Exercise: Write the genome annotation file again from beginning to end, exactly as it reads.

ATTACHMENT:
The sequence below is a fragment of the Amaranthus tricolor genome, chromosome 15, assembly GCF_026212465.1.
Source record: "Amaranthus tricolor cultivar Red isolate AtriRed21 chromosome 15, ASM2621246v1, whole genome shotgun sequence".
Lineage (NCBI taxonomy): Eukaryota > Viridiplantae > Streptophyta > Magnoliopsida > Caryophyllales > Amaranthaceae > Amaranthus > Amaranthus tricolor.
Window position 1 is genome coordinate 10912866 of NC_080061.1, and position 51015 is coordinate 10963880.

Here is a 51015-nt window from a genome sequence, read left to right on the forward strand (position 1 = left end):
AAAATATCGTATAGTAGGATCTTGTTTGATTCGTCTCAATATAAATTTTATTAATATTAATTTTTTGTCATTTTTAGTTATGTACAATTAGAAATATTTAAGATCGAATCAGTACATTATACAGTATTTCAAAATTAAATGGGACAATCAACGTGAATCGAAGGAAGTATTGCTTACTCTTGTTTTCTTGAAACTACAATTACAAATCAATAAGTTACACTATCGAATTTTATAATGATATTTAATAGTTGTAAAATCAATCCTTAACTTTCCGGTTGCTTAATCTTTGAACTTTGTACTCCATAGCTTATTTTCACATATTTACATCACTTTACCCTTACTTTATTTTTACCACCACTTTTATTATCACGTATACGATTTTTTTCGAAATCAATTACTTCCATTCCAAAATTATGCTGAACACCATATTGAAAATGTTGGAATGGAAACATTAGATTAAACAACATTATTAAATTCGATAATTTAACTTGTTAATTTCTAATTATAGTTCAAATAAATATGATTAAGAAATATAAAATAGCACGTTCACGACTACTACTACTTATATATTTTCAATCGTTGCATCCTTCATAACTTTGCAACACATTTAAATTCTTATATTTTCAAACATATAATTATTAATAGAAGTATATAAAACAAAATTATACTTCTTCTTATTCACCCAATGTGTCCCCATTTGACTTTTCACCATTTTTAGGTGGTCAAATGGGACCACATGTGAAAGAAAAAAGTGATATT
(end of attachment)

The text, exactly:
The sequence below is a fragment of the Amaranthus tricolor genome, chromosome 15, assembly GCF_026212465.1.
Source record: "Amaranthus tricolor cultivar Red isolate AtriRed21 chromosome 15, ASM2621246v1, whole genome shotgun sequence".
Lineage (NCBI taxonomy): Eukaryota > Viridiplantae > Streptophyta > Magnoliopsida > Caryophyllales > Amaranthaceae > Amaranthus > Amaranthus tricolor.
Window position 1 is genome coordinate 10912866 of NC_080061.1, and position 51015 is coordinate 10963880.

Here is a 51015-nt window from a genome sequence, read left to right on the forward strand (position 1 = left end):
AAAATATCGTATAGTAGGATCTTGTTTGATTCGTCTCAATATAAATTTTATTAATATTAATTTTTTGTCATTTTTAGTTATGTACAATTAGAAATATTTAAGATCGAATCAGTACATTATACAGTATTTCAAAATTAAATGGGACAATCAACGTGAATCGAAGGAAGTATTGCTTACTCTTGTTTTCTTGAAACTACAATTACAAATCAATAAGTTACACTATCGAATTTTATAATGATATTTAATAGTTGTAAAATCAATCCTTAACTTTCCGGTTGCTTAATCTTTGAACTTTGTACTCCATAGCTTATTTTCACATATTTACATCACTTTACCCTTACTTTATTTTTACCACCACTTTTATTATCACGTATACGATTTTTTTCGAAATCAATTACTTCCATTCCAAAATTATGCTGAACACCATATTGAAAATGTTGGAATGGAAACATTAGATTAAACAACATTATTAAATTCGATAATTTAACTTGTTAATTTCTAATTATAGTTCAAATAAATATGATTAAGAAATATAAAATAGCACGTTCACGACTACTACTACTTATATATTTTCAATCGTTGCATCCTTCATAACTTTGCAACACATTTAAATTCTTATATTTTCAAACATATAATTATTAATAGAAGTATATAAAACAAAATTATACTTCTTCTTATTCACCCAATGTGTCCCCATTTGACTTTTCACCATTTTTAGGTGGTCAAATGGGACCACATGTGAAAGAAAAAAGTGATATT